Once again the meat is perfectly cooked and the batter is light. The sauce for me is texturally thin but intensely sweet (maltose?), Sean assures me that sweetness is a Tao trademark but I still find it overpowering. It needs heat to balance it out, and although there is good meaty flavour, the sweetness just blots it out for me. Now if you are a Tao fan this may be exactly what you’re looking for, a prefect blend of high quality ingredients with a nod towards the flavours of the Tao you had as a child. I approach this dish with no golden light cast by nostalgia and that and that may very well be my loss. A small side of steamed chinese veg and one fried rice noodle garnish that is spectacular and unwieldy and that I love, some steamed rice, and there you have it. Am I converted, no. Is it a damn good Tao, you bet, probably just not meant for me
The restaurant is new, and I am sure that some of these issues are just growing pains. I never made it to Soy, the chefs previous venture, but I will definitely be back to Bo, for more food and to try one of their sexy sounding martinis.

56$ for three beers, after tax and before tip.

Tuesday, September 20, 2005

Glasgow 2 - The babbity bowser

The Bowser is a gastro pub serving some interesting Scottish fare. We went for a late lunch because we were still jet lagged, arriving at about 3:30 just before the post work Friday rush. A nice room with plenty of natural light off a cobblestone street, grey blue Nordic charm. Patio,, weather permitting.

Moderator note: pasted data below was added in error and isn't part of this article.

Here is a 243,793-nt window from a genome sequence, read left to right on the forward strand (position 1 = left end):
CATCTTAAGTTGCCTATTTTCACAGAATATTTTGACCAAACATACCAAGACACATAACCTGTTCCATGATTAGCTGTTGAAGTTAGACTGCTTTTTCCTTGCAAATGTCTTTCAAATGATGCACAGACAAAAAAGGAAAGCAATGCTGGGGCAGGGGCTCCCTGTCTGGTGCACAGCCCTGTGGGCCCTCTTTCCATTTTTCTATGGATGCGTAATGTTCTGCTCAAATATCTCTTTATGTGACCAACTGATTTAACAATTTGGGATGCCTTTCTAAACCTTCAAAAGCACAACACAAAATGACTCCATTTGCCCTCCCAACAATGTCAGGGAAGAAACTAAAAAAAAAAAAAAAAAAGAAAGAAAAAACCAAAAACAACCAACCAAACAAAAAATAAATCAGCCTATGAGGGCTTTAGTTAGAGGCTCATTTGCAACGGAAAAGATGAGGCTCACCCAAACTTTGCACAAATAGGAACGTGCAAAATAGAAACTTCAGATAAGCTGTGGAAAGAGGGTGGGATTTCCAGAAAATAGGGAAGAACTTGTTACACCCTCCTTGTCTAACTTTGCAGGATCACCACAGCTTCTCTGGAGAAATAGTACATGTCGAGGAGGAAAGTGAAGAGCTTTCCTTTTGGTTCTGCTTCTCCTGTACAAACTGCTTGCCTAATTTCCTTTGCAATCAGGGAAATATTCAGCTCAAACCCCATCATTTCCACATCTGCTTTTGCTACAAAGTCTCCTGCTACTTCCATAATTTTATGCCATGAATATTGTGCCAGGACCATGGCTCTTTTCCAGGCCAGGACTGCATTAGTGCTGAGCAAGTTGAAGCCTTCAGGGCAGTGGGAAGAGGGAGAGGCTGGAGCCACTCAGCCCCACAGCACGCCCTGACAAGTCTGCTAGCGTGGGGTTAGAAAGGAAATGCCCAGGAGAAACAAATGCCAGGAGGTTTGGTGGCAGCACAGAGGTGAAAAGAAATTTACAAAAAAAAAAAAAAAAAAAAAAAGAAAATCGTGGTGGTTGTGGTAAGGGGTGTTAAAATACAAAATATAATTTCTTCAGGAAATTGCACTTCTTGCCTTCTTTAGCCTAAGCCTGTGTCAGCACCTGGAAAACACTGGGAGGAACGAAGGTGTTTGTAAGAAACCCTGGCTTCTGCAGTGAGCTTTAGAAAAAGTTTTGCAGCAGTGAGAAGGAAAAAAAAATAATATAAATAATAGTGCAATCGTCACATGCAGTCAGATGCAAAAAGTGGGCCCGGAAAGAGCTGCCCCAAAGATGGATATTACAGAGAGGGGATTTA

Two pints of Titanic Sun Deck, a nice mildly acidic refreshing beer, to start. Robin didn’t want to eat too much so I ordered him two apps, Cullen skink to start and a potted hare as a second. I had the cullen skink as well and duck sausage with red wine gravy and mash..
We didn’t really know what to expect with the skink, described as a smoked haddock soup, but it turned out to be an amazing lightly creamed broth with large chunks of smoked haddock and potato floating in it. The broth was ideally smoky, the potatoes were perfectly toothsome and the chunks of haddock were large and tender. Double the portion and send us some bread and this would have been a great lunch, especially considering the fact that what followed was somewhat lacklustre.
The best thing about the duck sausages was everything except the sausages. The mash was hot and flavourful and I’m a sucker for mash. Minus the cullen skink I could live on buttered mash. The red wine gravy was sweet, sour and punched up with rosemary. Chopped onion, leeks, and celery made an appearance for good measure. Not the best gravy on earth but definitely some good stuff. The sausage however.. oh what a let down. Well, to be fair, the portion of two nice sausages was encouraging, the meaty flavour was all winner, but hardly ever have I met a sausage so dry. This sausage had been boiled before noon, possibly a day or two prior, and had sat, probably loosely wrapped, in the fridge. Now, this sausage was definitely in need of grease when it was being made, but the subsequent treatment did it no favours. Had it been freshly cooked it might have had a chance, unfortunately it crashed and burned.